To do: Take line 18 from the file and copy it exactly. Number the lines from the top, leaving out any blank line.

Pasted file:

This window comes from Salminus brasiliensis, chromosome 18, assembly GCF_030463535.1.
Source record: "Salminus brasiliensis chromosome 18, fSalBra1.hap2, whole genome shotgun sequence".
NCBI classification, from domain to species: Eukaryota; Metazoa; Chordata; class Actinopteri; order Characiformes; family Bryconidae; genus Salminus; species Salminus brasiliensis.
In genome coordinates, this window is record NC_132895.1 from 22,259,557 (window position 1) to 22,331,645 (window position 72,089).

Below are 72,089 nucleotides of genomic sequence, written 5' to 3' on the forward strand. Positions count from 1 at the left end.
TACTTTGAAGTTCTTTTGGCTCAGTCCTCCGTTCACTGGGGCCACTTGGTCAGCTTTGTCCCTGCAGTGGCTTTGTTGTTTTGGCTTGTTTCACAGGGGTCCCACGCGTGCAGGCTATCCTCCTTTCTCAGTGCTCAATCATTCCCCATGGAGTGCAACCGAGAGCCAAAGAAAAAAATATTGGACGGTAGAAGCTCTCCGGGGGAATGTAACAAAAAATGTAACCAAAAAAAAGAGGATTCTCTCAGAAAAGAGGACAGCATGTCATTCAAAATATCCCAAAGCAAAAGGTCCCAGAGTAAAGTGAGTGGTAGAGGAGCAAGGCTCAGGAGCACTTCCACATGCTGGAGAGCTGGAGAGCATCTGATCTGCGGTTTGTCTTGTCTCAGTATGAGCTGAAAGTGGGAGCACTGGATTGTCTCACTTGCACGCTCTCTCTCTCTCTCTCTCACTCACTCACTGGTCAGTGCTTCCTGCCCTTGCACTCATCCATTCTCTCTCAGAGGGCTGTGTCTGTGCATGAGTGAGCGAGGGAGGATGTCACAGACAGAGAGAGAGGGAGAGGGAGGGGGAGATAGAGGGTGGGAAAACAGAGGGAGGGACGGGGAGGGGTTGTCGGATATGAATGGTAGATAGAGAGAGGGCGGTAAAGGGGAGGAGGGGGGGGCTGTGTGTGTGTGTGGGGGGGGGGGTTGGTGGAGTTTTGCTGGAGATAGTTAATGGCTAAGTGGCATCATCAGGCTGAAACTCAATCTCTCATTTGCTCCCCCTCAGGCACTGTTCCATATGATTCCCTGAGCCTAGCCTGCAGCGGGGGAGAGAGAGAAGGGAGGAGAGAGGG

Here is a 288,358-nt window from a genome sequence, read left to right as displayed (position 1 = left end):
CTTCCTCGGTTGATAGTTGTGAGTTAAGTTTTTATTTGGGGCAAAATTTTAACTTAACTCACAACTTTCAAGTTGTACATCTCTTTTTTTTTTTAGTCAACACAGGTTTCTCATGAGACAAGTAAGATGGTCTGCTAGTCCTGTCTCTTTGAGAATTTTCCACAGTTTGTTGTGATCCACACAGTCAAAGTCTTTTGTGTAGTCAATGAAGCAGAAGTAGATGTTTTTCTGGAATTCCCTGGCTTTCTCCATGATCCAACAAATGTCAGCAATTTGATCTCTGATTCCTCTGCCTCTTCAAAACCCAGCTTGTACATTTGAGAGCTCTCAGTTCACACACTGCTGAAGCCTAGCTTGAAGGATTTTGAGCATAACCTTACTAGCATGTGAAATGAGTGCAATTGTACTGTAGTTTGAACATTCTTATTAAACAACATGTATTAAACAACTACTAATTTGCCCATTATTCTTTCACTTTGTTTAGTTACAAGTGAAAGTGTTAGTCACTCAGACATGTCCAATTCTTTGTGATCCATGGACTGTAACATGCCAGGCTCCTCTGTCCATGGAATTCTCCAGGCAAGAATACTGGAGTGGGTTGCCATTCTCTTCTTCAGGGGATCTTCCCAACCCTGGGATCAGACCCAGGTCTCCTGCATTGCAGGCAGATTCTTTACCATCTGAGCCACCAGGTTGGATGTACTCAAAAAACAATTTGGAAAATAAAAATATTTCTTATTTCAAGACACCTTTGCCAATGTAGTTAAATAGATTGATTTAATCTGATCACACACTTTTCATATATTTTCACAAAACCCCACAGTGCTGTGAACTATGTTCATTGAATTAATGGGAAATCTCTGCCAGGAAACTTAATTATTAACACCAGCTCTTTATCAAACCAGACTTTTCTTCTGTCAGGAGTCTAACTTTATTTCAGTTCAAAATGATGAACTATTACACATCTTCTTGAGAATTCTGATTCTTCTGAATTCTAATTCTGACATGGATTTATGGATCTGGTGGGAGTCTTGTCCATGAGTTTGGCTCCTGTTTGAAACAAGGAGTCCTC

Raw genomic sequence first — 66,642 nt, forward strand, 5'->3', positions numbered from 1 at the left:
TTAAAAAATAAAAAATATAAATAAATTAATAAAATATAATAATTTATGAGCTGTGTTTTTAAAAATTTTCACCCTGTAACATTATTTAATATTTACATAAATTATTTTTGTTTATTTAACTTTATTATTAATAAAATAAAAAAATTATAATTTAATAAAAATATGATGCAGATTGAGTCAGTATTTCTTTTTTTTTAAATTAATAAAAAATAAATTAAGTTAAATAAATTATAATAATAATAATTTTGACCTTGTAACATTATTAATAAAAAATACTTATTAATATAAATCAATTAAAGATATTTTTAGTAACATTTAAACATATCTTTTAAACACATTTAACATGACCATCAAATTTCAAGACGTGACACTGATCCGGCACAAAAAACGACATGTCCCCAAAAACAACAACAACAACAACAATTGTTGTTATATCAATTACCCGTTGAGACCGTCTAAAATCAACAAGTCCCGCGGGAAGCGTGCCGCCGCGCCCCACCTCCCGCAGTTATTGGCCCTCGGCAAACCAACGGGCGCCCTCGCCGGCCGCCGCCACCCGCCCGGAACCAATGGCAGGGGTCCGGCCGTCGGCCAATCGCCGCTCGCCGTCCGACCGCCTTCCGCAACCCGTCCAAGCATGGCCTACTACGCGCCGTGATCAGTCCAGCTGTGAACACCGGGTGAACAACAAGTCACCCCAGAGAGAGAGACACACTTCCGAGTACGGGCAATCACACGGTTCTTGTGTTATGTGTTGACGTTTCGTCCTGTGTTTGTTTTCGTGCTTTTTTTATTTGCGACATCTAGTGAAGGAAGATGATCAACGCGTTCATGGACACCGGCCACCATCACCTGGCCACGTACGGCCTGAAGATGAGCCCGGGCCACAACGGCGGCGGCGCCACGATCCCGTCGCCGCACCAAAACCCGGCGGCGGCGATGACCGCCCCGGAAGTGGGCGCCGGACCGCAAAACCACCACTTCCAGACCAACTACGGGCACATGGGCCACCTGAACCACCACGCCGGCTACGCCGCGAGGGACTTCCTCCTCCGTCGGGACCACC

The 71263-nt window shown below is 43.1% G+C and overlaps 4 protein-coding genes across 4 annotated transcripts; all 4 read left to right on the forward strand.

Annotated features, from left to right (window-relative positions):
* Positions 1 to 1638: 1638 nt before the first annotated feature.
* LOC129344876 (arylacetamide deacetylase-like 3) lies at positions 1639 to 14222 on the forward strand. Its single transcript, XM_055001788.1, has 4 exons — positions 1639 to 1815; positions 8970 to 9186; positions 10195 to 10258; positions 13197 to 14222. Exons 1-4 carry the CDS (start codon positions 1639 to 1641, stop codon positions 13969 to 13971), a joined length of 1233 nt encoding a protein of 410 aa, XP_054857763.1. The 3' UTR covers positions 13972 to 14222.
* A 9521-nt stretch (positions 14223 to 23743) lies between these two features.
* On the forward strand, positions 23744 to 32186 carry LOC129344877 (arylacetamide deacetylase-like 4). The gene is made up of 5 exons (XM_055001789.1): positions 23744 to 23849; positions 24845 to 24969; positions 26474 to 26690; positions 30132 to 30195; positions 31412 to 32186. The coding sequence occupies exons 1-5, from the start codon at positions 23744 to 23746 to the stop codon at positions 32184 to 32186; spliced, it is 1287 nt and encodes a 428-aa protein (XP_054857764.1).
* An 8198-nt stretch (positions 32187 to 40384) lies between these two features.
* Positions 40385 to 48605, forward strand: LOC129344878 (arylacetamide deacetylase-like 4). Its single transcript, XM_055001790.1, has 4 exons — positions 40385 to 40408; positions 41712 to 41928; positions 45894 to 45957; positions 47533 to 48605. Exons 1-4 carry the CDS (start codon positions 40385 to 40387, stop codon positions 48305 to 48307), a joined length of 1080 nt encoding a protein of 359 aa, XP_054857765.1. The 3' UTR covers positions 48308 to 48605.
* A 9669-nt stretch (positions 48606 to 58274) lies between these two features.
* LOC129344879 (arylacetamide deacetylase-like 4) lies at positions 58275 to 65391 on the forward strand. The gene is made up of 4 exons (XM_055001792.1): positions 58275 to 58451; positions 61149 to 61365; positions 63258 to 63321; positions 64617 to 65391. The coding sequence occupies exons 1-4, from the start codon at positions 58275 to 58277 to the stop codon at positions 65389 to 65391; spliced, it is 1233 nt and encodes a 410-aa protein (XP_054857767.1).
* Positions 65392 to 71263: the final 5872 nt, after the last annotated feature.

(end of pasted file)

* Positions 40385 to 48605, forward strand: LOC129344878 (arylacetamide deacetylase-like 4). Its single transcript, XM_055001790.1, has 4 exons — positions 40385 to 40408; positions 41712 to 41928; positions 45894 to 45957; positions 47533 to 48605. Exons 1-4 carry the CDS (start codon positions 40385 to 40387, stop codon positions 48305 to 48307), a joined length of 1080 nt encoding a protein of 359 aa, XP_054857765.1. The 3' UTR covers positions 48308 to 48605.